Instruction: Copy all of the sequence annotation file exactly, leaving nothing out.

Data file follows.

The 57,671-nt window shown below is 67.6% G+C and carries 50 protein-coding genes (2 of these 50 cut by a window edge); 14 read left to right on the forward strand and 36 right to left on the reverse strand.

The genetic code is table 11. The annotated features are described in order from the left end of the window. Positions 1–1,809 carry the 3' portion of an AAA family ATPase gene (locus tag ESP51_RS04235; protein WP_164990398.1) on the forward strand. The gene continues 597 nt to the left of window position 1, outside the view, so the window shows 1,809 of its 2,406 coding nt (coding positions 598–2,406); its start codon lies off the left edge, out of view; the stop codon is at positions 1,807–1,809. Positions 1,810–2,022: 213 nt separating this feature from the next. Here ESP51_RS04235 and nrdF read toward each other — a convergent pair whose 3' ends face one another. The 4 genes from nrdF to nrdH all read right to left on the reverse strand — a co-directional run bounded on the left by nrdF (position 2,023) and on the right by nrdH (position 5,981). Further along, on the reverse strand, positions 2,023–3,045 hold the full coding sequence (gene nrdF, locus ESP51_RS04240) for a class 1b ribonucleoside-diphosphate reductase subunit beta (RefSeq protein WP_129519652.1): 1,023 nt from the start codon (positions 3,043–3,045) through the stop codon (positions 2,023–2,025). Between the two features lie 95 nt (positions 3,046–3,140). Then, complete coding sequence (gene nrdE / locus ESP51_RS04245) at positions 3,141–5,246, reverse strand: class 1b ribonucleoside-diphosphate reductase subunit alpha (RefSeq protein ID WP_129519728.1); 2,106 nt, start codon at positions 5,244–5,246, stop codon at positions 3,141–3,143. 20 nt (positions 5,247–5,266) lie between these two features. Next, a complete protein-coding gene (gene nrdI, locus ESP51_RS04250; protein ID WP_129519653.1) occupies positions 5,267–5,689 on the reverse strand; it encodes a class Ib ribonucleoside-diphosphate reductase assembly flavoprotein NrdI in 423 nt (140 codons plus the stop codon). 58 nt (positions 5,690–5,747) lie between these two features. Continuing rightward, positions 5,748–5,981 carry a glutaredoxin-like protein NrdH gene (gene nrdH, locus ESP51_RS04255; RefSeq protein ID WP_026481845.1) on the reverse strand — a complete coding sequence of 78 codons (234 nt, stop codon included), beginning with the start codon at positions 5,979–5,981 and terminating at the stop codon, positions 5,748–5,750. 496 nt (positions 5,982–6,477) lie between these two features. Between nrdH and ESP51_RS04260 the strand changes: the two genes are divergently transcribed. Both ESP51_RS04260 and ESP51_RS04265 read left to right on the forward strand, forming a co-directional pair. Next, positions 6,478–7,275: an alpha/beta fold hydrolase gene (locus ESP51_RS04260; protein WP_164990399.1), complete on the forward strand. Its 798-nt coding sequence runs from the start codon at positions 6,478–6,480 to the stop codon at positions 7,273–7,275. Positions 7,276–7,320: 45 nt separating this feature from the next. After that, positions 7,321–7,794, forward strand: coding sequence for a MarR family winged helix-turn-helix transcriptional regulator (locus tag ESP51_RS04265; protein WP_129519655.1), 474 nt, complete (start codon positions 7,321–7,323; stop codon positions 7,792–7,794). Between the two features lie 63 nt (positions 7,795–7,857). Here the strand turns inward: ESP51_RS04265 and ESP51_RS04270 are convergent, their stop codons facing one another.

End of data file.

The 57,671-nt window shown below is 67.6% G+C and carries 50 protein-coding genes (2 of these 50 cut by a window edge); 14 read left to right on the forward strand and 36 right to left on the reverse strand.

The genetic code is table 11. The annotated features are described in order from the left end of the window. Positions 1–1,809 carry the 3' portion of an AAA family ATPase gene (locus tag ESP51_RS04235; protein WP_164990398.1) on the forward strand. The gene continues 597 nt to the left of window position 1, outside the view, so the window shows 1,809 of its 2,406 coding nt (coding positions 598–2,406); its start codon lies off the left edge, out of view; the stop codon is at positions 1,807–1,809. Positions 1,810–2,022: 213 nt separating this feature from the next. Here ESP51_RS04235 and nrdF read toward each other — a convergent pair whose 3' ends face one another. The 4 genes from nrdF to nrdH all read right to left on the reverse strand — a co-directional run bounded on the left by nrdF (position 2,023) and on the right by nrdH (position 5,981). Further along, on the reverse strand, positions 2,023–3,045 hold the full coding sequence (gene nrdF, locus ESP51_RS04240) for a class 1b ribonucleoside-diphosphate reductase subunit beta (RefSeq protein WP_129519652.1): 1,023 nt from the start codon (positions 3,043–3,045) through the stop codon (positions 2,023–2,025). Between the two features lie 95 nt (positions 3,046–3,140). Then, complete coding sequence (gene nrdE / locus ESP51_RS04245) at positions 3,141–5,246, reverse strand: class 1b ribonucleoside-diphosphate reductase subunit alpha (RefSeq protein ID WP_129519728.1); 2,106 nt, start codon at positions 5,244–5,246, stop codon at positions 3,141–3,143. 20 nt (positions 5,247–5,266) lie between these two features. Next, a complete protein-coding gene (gene nrdI, locus ESP51_RS04250; protein ID WP_129519653.1) occupies positions 5,267–5,689 on the reverse strand; it encodes a class Ib ribonucleoside-diphosphate reductase assembly flavoprotein NrdI in 423 nt (140 codons plus the stop codon). 58 nt (positions 5,690–5,747) lie between these two features. Continuing rightward, positions 5,748–5,981 carry a glutaredoxin-like protein NrdH gene (gene nrdH, locus ESP51_RS04255; RefSeq protein ID WP_026481845.1) on the reverse strand — a complete coding sequence of 78 codons (234 nt, stop codon included), beginning with the start codon at positions 5,979–5,981 and terminating at the stop codon, positions 5,748–5,750. 496 nt (positions 5,982–6,477) lie between these two features. Between nrdH and ESP51_RS04260 the strand changes: the two genes are divergently transcribed. Both ESP51_RS04260 and ESP51_RS04265 read left to right on the forward strand, forming a co-directional pair. Next, positions 6,478–7,275: an alpha/beta fold hydrolase gene (locus ESP51_RS04260; protein WP_164990399.1), complete on the forward strand. Its 798-nt coding sequence runs from the start codon at positions 6,478–6,480 to the stop codon at positions 7,273–7,275. Positions 7,276–7,320: 45 nt separating this feature from the next. After that, positions 7,321–7,794, forward strand: coding sequence for a MarR family winged helix-turn-helix transcriptional regulator (locus tag ESP51_RS04265; protein WP_129519655.1), 474 nt, complete (start codon positions 7,321–7,323; stop codon positions 7,792–7,794). Between the two features lie 63 nt (positions 7,795–7,857). Here the strand turns inward: ESP51_RS04265 and ESP51_RS04270 are convergent, their stop codons facing one another.